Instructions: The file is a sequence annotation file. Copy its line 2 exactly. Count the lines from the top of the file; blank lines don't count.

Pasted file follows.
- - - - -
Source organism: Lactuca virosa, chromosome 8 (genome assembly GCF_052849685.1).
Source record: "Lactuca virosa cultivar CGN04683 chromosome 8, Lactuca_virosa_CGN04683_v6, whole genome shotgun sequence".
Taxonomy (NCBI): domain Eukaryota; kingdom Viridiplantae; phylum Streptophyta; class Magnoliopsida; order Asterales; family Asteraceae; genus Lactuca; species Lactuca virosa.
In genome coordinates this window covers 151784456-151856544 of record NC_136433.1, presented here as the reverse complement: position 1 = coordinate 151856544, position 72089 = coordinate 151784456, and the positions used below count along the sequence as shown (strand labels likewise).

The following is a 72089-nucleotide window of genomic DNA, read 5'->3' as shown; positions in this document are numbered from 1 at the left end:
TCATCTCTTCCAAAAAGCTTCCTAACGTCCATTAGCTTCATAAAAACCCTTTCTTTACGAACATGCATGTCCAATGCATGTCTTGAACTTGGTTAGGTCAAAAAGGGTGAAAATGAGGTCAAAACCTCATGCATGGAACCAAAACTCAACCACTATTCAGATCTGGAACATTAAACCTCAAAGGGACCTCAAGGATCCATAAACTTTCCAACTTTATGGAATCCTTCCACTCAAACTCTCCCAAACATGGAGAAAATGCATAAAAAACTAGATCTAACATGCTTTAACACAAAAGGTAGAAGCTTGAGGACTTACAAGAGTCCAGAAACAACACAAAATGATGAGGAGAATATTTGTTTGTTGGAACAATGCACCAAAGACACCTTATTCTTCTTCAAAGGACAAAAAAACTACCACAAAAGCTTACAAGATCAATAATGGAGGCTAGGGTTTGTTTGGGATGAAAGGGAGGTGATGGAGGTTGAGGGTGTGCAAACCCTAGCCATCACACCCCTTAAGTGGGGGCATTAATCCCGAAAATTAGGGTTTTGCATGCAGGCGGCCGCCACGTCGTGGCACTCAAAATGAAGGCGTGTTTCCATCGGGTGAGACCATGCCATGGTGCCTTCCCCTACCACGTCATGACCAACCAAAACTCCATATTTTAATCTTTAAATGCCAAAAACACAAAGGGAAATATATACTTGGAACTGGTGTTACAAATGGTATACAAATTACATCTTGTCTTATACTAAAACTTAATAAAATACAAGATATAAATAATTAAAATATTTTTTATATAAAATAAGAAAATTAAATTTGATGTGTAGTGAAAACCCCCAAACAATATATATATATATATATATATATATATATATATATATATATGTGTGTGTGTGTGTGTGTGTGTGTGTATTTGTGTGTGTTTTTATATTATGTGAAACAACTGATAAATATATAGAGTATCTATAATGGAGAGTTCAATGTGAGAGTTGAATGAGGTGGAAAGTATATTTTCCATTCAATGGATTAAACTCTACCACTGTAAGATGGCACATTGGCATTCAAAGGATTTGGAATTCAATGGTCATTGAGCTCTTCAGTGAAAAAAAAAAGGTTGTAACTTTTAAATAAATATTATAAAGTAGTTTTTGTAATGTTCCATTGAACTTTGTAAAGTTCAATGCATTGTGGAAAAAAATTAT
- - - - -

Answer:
Source record: "Lactuca virosa cultivar CGN04683 chromosome 8, Lactuca_virosa_CGN04683_v6, whole genome shotgun sequence".